Friday, January 1, 2010


I was up well before dawn today to see what the New Year would bring for my Washington list, but alas, the day broke late, dark and still rainy, remnants of the night’s storm. The area around the backyard feeders remained still and quiet until nearly 8:40 and even then visitors were few, just enough so I could list a dark-eyed junco and a black-capped chick-a-dee before heading down to North Creek Park wetlands to see what I could find there. Even the wetlands seemed somber and quiet in response to the wind and rain, but I did spot a beautiful bittern flying low from one marshy area to another. The buffy color and streaky underside was hard to miss, still since I don’t think I’ve ever seen one fly before I had to take an extra long look to make sure I had a bittern in sight. Missing, however, were the American widgeons, belted kingfisher and even the Canada geese were absent from the north field.

After walking the wetland boardwalk, my husband and I drove north, stopped quickly at the Everett sewer ponds to include the cinnamon teal on my first day list and then continued on to Skagit Flats to see the swans and snow geese. The wind and rain assaulted us most of the day making the birding chilly and somewhat tiresome. Still, the day yielded 29 species. So the first day of my big year ends with 29 species listed and 211 still to go. I wonder what day two will offer?

Thursday, December 31, 2009


On the eve of the New Year I am filled with anticipation. It’s funny how, in viewing the upcoming year, I only see opportunity and give little heed to the challenges that I know lie in wait. I’m eager to make my own bid for a “big year” listing of Washington birds. I impatiently wait for a new job and better financial footing. I vow to truly study those passions I’ve only dabbled in such as drawing and writing and like most, I pledge to work harder and eat less. On the precipice I don’t worry that all my dreams won’t come true or even acknowledge that for me doing more and eating less have never been successful in the past. No sense in dashing hope when the eve will soon give way to a new day and a new beginning.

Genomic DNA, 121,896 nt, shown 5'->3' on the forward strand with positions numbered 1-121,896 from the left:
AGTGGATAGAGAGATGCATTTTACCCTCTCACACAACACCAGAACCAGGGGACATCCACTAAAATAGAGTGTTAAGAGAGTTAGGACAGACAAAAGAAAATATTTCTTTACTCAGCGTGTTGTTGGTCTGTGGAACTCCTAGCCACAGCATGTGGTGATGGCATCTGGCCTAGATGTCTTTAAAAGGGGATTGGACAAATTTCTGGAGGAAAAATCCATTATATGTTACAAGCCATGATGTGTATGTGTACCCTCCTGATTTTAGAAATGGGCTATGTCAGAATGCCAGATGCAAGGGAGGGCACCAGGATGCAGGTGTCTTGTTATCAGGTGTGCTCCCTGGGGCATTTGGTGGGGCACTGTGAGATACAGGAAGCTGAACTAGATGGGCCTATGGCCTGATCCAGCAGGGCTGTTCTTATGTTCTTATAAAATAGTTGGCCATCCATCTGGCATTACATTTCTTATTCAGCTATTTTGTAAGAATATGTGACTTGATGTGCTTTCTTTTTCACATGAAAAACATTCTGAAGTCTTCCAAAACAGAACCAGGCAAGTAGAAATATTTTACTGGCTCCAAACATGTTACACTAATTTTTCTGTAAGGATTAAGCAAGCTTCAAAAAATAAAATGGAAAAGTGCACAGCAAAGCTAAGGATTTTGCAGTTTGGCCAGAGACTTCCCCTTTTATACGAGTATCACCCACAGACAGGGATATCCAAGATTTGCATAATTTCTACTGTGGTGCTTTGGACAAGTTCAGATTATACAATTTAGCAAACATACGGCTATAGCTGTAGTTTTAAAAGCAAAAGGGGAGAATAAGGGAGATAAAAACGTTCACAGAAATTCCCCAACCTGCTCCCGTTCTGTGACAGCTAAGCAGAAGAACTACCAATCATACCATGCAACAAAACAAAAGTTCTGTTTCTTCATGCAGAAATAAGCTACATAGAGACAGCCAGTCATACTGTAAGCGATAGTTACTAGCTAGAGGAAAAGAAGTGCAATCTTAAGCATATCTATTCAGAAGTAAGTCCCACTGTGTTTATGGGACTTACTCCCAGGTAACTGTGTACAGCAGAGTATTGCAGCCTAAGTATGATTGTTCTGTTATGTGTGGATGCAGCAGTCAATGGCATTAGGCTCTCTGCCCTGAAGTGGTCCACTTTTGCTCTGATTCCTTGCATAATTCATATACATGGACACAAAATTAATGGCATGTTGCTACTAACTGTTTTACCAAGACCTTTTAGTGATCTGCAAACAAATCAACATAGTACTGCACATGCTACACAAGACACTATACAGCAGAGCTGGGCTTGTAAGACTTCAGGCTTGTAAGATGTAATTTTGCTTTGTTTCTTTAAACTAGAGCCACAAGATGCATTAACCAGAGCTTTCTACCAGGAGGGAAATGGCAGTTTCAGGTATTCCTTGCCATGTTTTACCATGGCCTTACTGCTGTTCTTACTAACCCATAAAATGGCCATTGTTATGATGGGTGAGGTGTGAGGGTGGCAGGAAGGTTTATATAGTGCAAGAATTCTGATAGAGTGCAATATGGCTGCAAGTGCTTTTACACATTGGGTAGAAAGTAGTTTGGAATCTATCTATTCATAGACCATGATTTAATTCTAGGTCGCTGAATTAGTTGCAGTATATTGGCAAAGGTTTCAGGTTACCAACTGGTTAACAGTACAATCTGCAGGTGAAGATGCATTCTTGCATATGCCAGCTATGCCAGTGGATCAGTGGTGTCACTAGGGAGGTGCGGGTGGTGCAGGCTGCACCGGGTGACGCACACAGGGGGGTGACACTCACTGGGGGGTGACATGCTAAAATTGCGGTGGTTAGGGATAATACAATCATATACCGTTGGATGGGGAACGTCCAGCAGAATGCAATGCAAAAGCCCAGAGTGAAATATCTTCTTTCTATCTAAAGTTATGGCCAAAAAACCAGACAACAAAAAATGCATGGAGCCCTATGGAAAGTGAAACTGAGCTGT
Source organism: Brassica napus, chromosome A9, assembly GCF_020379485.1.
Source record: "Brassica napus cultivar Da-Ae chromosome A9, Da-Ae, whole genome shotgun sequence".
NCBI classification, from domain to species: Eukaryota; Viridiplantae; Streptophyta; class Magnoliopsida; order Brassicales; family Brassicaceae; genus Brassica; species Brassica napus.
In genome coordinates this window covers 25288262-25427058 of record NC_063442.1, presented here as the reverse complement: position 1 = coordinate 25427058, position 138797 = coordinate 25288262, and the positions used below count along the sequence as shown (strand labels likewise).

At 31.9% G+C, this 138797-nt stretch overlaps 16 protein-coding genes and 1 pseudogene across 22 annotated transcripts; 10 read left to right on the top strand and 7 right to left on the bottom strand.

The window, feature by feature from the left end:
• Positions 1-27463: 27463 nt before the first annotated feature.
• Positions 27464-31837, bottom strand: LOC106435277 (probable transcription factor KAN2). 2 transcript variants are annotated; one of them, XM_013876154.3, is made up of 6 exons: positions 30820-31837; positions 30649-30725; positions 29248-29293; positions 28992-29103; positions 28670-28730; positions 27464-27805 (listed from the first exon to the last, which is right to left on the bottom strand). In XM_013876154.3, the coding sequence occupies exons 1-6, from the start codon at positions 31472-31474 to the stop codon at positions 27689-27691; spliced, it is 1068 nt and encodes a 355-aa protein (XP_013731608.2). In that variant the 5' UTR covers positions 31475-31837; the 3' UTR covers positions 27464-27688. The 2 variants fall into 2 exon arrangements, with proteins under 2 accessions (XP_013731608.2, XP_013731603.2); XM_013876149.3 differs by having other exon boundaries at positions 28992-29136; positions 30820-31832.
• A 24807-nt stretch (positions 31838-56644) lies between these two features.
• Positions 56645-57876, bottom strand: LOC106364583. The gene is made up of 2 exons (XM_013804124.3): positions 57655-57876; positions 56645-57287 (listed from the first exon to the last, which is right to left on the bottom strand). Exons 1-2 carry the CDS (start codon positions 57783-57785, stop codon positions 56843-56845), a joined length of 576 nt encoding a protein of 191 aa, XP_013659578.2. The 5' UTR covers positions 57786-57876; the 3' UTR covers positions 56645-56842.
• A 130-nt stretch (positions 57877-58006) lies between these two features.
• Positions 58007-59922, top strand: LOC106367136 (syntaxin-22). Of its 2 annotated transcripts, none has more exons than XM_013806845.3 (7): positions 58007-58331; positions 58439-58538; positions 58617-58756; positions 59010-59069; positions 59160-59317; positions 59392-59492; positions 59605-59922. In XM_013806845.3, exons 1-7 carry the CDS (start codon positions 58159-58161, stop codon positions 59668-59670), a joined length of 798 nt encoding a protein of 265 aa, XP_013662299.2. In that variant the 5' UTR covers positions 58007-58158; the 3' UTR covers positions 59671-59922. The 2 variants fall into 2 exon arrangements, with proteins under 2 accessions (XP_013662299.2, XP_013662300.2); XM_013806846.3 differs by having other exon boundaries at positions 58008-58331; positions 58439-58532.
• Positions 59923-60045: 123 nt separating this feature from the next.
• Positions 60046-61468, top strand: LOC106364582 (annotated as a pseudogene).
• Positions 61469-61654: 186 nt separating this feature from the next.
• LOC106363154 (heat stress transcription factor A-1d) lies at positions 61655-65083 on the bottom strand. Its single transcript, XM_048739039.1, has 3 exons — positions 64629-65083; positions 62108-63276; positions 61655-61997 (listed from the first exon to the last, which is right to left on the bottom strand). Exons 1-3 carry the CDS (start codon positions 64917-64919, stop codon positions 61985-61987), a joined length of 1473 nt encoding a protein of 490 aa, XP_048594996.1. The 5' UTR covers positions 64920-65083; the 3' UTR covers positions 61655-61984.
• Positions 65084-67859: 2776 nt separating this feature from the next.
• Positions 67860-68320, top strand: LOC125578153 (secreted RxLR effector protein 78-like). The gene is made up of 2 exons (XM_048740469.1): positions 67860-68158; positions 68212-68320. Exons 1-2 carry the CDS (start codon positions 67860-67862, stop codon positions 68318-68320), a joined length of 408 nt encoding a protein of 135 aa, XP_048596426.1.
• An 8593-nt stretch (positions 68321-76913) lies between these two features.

Mostly my head is filled with visions of birding. My goal is to see 240 species of Washington birds by this time next year. After reading Pheobe Snetsinger’s book, “Birding on Borrowed Time” and Kenn Kaufman’s, “Kingbird Highway” I am excited about my own ideas for record keeping and documenting my birding year. I purchased a composition book today and have already cracked open the spine to ponder what my first few entries might be. Backyard birds, no doubt, but still some of my favorites, black-capped chick-a-dees, dark-eyed juncos, red-breasted nuthatches and Stellar jays.

In planning my goal I gave myself leeway on shorebirds because I know I trouble over definitively identifying them but I pushed the limit on ducks, owls and songbirds. In order to make my goal of 240 I will have to find a number of eastern Washington species, many of which will be life birds for me. I’ll need to carefully consider seasons and the potential for passing migrants in a way I’ve never measured before. I already feel a sense of immediate urgency to visit the geese at Skagit Flats even though I know they will be there for many more weeks before migrating back to northern nesting grounds. I’ve sketchily made plans, fantasy plans at this point, to see the Sandhill cranes in Othello and tufted puffins off the coast come spring. So, the North Creek Birder is branching out, north, south, east and west of my comfortable little wetland to view the world through a pair of slightly out-of-focus binoculars. The goal, 240 birds and day one is fast approaching. Welcome big year.

Wednesday, October 14, 2009

Birding By Bus

Anyone who rides public transportation has come across their share of odd birds, the ones who only flit at the outer edges of socially acceptable behavior. Like the man who feels compelled to show everyone the dozen or so pictures of his cat, which he keeps stored on his cell phone. This one comes with a bit of relief to discover that it’s only a cat, since it is usually initiated by his plopping down in the seat next to you and loudly exclaiming, “Let me show you some pictures of my girly”. Or the guy who is obviously high on something and keeps up a running monologue with himself, one richly peppered with expletives and grunts. However, whenever possible I try to ignore these occasional odd birds and grab a window seat on the right hand side of the bus so that I can keep a vigilant eye on the passing ditches and tree snags for real birds.